Seven Black Diamonds by Melissa Marr
Lilywhite Abernathy is a criminal. Her father’s “unconventional” business has meant a life of tightly held secrets, concealed weaponry, and a strict code. But Lily’s crime isn’t being the daughter of a powerful mob boss. Her guilt lies in the other half of her DNA–the part that can coax ancient rumors from stones and summon fire with a thought. Lily is part fae, which is a crime in her world.
— From the book jacket of Seven Black Diamonds
Set in a world where faeries exist alongside humans, the Queen of Blood and Rage has started an ongoing war with the humans after the death of her infant daughter, the heir to the Hidden Throne of the faery world. Because of the war, those with fae-blood, like Lilywhite Abernathy, have been forced to hide what they are, for fear of being arrested or killed.
The tagline on the cover states, “Fueled by rage. Set on revenge.” which I assume refers to the Queen. This is slightly misleading, however. There is an occasional glimpse into the Hidden Lands of the fae world, but more time is spent in the human world following the Black Diamonds–or Sleepers as they are often referred–the Queen’s hand-picked faery terrorist cell. Using their affinities for air, water, fire, and earth, they carry out planned attacks on humans, causing death and destruction in their wake.
Or at least that’s what they’re supposed to do. While these missions are referenced often, there is only one scene at the beginning of the book that takes us along for one. The rest of the time is spent on repetitive introductions of the Black Diamonds–a host of eye-rolling cliche characters. It feels like The Breakfast Club meets Gossip Girl in the faery world. There’s the bad boy, the athlete-type, the nerd, the surfer, the impulsive badass chick, the daddy’s girl… It’s all there. Everyone is beautiful. Everyone is rich and famous. They’re followed by paparazzi and end up in all the tabloids. There’s even a love-triangle and the token LGBTQ characters (which, aside from two scenes with Roan at the beginning and one flashback of a conversation between Will and his mother, they are merely names rather than characters. They’re completely underdeveloped, even more so than the rest of the two-dimensional cast, and NEVER part of the action–just referred to as being elsewhere at the time). It’s nearly 200 pages of angsty rich kids hanging out in the VIP section of a dance club or the boarding school they attend.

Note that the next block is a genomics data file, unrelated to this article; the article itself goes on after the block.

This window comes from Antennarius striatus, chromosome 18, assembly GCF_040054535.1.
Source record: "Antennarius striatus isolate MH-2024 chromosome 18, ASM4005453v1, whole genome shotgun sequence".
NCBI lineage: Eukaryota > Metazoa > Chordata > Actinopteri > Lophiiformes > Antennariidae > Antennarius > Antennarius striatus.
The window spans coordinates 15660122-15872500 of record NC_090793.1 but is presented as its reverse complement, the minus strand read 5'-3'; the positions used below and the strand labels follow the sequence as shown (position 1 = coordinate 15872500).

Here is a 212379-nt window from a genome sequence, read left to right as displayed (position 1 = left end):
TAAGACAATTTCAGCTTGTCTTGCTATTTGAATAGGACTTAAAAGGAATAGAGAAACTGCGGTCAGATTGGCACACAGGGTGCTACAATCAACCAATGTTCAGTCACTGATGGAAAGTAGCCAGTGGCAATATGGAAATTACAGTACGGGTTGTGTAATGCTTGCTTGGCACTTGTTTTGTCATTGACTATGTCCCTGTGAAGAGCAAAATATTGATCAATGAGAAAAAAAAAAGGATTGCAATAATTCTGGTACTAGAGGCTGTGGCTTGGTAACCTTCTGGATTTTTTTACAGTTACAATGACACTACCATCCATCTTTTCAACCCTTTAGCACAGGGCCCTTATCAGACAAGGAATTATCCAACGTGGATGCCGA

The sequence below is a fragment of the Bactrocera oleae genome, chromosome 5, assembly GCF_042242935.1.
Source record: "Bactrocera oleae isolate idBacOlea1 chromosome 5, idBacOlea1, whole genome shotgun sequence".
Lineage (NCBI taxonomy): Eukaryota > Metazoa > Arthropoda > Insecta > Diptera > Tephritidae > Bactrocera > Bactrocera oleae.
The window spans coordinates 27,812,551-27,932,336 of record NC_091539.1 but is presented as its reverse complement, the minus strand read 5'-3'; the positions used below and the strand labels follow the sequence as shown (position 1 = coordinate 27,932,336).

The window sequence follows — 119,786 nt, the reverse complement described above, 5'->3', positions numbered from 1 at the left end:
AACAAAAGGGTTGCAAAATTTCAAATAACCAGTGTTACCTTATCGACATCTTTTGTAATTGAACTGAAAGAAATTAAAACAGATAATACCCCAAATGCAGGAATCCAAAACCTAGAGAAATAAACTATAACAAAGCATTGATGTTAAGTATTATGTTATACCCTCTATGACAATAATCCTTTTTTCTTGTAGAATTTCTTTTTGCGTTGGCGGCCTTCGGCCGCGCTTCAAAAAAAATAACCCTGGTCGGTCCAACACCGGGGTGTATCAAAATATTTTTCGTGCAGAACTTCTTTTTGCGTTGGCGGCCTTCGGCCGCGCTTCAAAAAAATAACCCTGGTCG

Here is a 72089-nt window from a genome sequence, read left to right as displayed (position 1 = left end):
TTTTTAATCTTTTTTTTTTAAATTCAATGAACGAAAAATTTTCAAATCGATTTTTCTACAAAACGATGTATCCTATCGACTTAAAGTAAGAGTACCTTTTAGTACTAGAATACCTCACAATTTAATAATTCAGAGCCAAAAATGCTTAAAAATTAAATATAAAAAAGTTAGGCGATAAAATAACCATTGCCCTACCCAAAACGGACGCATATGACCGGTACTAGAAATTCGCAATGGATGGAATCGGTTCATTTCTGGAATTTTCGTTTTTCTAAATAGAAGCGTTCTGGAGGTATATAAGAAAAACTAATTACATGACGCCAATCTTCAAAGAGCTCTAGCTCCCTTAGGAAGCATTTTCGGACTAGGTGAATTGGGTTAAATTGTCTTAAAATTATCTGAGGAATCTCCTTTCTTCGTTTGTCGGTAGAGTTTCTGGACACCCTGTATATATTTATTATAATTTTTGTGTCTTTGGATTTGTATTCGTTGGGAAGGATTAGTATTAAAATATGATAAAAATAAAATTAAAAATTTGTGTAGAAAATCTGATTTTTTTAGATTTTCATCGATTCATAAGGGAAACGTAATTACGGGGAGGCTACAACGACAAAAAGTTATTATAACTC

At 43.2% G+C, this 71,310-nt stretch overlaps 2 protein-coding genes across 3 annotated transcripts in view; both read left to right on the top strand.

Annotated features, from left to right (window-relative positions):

The only time I felt invested in the story was the glimpse into the Hidden Lands of the fae world. While the characters still weren’t fully developed, I was much more interested in their storyline. Give me a whole story on The Queen of Blood and Rage (amazing title, btw) and/or her youngest daughter Eilidh. The Queen is a fierce warrior who marched into the Seelie King’s court and demanded they marry to unify the courts. Eilidh is described as being covered in scars that earn her the nickname, Patches, and, as the heir to the throne, has been living, isolated, in a glass tower for her whole life. None of this is explained, just stated as fact to accept. Give me a background story on these characters, because I cared more for them than the Black Diamonds.
Or better yet, give me an action story about the Sleepers and their missions. Show me the death and destruction, the turmoil of the war declared by the Queen. Give me a glimpse of the emotional strain that these missions have on the Sleepers, the psychological damage that must exist from being created as nothing more than a weapon. Give me something to get lost in, instead of something that sounds like the fan-fiction my friends and I used to write in middle school.
I really wanted to like it. I loved the idea of the world and the war and of faery sleeper cells. I kept waiting for the big moment–the drama that would pull me in. But I just couldn’t get into it. I wanted so much more than I was given.
Because of some references to violence and sexual relationships, alcohol use, and very mild language (I counted approximately 3 instances of the f-word), I’d recommend it for high school and beyond.
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